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I have a table and two databases which have the same table, but one is a symlink of the other one and only read is permitted on this table.

I have mapped the table to Java using Hibernate and I use spring to set the Entity Manager's data source as one of the two databases based on some input criteria.

I call only read only operations (selects) when I am connected to the second database, but it seems Hibernate tries to flush something back to the database and it fails telling update is not allowed on this view.

How do I disable this update only for the second datasource and keep it normal for the first one?

Update: Looking at the stack trace, the flush seems to be started here:


          at org.hibernate.event.def.AbstractFlushingEventListener.performExecutions(AbstractFlushingEventListener.java:321)
          at org.hibernate.event.def.DefaultFlushEventListener.onFlush(DefaultFlushEventListener.java:50)
          at org.hibernate.impl.SessionImpl.flush(SessionImpl.java:1027)
          at org.hibernate.impl.SessionImpl.managedFlush(SessionImpl.java:365)
          at org.hibernate.ejb.AbstractEntityManagerImpl$1.beforeCompletion(AbstractEntityManagerImpl.java:504)
          ... 55 more

Is this related to hibernate.transaction.flush_before_completion property? Can I set it to false for the second data source?

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2 Answers 2

up vote 7 down vote accepted

Most probably your entities become "dirty" the same moment they are loaded from the database, and Hibernate thinks that it needs to store the changes. This happens, if your accessors (get and set methods) are not returning the exact same value or reference that had been set by Hibernate.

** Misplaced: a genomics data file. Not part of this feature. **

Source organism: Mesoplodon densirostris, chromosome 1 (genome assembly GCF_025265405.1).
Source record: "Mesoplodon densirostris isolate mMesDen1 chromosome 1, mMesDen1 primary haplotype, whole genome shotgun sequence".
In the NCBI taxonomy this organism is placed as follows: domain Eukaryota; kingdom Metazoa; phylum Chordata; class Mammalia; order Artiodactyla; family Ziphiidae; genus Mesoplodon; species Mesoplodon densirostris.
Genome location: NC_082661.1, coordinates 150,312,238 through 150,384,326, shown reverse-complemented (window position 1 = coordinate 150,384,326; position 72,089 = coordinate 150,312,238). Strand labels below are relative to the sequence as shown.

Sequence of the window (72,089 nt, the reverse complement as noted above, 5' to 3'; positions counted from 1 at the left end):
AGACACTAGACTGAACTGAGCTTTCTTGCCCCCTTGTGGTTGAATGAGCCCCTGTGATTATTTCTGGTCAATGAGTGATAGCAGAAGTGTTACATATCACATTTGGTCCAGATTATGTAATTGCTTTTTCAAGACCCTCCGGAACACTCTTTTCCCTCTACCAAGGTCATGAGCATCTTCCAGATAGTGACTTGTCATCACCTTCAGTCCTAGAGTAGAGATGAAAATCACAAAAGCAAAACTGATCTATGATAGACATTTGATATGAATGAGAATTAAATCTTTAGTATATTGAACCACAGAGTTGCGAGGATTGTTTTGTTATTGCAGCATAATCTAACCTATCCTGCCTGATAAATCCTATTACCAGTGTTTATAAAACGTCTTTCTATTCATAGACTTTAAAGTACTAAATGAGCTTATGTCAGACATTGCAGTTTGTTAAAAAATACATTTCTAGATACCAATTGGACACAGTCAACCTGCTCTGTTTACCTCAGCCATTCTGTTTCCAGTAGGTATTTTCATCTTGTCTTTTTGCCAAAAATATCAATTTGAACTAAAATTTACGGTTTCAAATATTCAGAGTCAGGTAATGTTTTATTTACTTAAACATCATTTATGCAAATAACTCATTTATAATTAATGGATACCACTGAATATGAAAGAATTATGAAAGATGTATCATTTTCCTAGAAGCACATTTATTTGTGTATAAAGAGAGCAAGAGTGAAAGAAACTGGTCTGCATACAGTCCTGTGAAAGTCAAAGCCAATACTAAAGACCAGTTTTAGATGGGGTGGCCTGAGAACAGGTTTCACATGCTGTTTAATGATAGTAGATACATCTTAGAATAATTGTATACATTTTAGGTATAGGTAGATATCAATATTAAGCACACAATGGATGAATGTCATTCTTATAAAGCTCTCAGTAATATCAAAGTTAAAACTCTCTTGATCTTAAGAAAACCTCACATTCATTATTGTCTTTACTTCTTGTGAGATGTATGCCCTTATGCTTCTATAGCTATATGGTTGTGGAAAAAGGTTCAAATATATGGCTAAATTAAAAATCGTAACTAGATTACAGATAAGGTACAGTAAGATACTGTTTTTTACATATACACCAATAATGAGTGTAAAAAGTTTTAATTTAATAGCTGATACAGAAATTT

In our code, this happened with lists, developers created new list instances because they didn't like the type they got in the setter.

If you don't want to change the code, change the mapping to field access.

You can also prevent Hibernate of storing changes by setting FlushMode to never on the session, but this only hides the real problem which will still occur in other situations an will lead to unnecessary updates.

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First you need to determine if this is DDL or DML. If you don't know, then I recommend you set *hibernate.show_sql=true* to capture the offending statement.

If it is DDL, then it's most likely going to be Hibernate updating the schema for you and you'd want to additionally configure the hibernate.hbm2ddl.auto setting to be either "update" or "none", depending on whether you're using the actual db or the symlinked (read-only) one, respectivley. You can use "validate" instead of none, too.

If it is DML, then I would first determine whether your code is for some reason making a change to an instance which is still attached to an active Hibernate Session. If so, then a subsequent read may cause a flush of these changes without ever explicitly saving the object (Grails?). If this is the case, consider evicting the instance causing the flush ( or using transport objects instead ).

Are you perhaps using any aspects or Hibernate lifecycle events to provide auditing of the objects? This, too, could cause access of a read-only to result in an insert or update being run.

It may turn out that you need to provide alternative mappings for the offending class should the updatability of a field come into play, but the code is doing everything exactly as you'd like ( this is unlikely ;0 ). If you are in an all-annotation world, this may be tricky. If working with hbm.xml, then providing an alternative mapping is easier.

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It is not DDL, it is issuing a DML only, I am in using only annotations and no hbm.xml. Looking at the stacktrace, the update seems to be started because of this: 375400 at org.hibernate.impl.SessionImpl.managedFlush(SessionImpl.java:365) 375401 at org.hibernate.ejb.AbstractEntityManagerImpl$1.beforeCompletion(AbstractEntityMan‌​agerImpl.java:504) 375402 ... 55 more Is this related to the hibernate.transaction.flush_before_completion setting? –  Arvind Jun 29 '09 at 7:10

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